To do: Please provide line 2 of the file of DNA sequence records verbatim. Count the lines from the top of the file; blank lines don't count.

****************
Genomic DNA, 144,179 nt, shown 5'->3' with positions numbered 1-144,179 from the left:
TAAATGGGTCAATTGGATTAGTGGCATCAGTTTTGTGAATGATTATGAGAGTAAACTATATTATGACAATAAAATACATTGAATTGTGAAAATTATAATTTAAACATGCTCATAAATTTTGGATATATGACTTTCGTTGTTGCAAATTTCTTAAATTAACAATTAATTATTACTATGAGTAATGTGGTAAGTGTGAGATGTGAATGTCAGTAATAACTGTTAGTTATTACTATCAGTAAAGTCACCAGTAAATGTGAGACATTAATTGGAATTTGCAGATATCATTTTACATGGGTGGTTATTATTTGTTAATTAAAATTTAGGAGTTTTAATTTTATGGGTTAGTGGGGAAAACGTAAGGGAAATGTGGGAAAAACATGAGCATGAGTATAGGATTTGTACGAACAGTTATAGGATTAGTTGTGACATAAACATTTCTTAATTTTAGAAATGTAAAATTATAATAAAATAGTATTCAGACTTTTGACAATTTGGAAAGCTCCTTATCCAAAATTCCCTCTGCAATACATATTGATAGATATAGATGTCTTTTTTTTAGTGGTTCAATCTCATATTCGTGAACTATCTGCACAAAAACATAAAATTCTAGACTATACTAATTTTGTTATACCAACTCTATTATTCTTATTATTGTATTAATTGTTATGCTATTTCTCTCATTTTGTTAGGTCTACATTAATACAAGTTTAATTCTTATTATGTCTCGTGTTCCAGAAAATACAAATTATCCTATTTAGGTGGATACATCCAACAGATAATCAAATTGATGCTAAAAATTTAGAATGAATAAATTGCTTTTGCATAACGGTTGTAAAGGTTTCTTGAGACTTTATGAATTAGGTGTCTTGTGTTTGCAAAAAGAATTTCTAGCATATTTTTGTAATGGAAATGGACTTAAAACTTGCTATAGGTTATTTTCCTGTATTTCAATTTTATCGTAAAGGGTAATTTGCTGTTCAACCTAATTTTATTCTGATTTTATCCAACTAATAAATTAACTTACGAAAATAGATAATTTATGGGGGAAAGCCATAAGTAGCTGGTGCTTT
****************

TAAATGGGTCAATTGGATTAGTGGCATCAGTTTTGTGAATGATTATGAGAGTAAACTATATTATGACAATAAAATACATTGAATTGTGAAAATTATAATTTAAACATGCTCATAAATTTTGGATATATGACTTTCGTTGTTGCAAATTTCTTAAATTAACAATTAATTATTACTATGAGTAATGTGGTAAGTGTGAGATGTGAATGTCAGTAATAACTGTTAGTTATTACTATCAGTAAAGTCACCAGTAAATGTGAGACATTAATTGGAATTTGCAGATATCATTTTACATGGGTGGTTATTATTTGTTAATTAAAATTTAGGAGTTTTAATTTTATGGGTTAGTGGGGAAAACGTAAGGGAAATGTGGGAAAAACATGAGCATGAGTATAGGATTTGTACGAACAGTTATAGGATTAGTTGTGACATAAACATTTCTTAATTTTAGAAATGTAAAATTATAATAAAATAGTATTCAGACTTTTGACAATTTGGAAAGCTCCTTATCCAAAATTCCCTCTGCAATACATATTGATAGATATAGATGTCTTTTTTTTAGTGGTTCAATCTCATATTCGTGAACTATCTGCACAAAAACATAAAATTCTAGACTATACTAATTTTGTTATACCAACTCTATTATTCTTATTATTGTATTAATTGTTATGCTATTTCTCTCATTTTGTTAGGTCTACATTAATACAAGTTTAATTCTTATTATGTCTCGTGTTCCAGAAAATACAAATTATCCTATTTAGGTGGATACATCCAACAGATAATCAAATTGATGCTAAAAATTTAGAATGAATAAATTGCTTTTGCATAACGGTTGTAAAGGTTTCTTGAGACTTTATGAATTAGGTGTCTTGTGTTTGCAAAAAGAATTTCTAGCATATTTTTGTAATGGAAATGGACTTAAAACTTGCTATAGGTTATTTTCCTGTATTTCAATTTTATCGTAAAGGGTAATTTGCTGTTCAACCTAATTTTATTCTGATTTTATCCAACTAATAAATTAACTTACGAAAATAGATAATTTATGGGGGAAAGCCATAAGTAGCTGGTGCTTT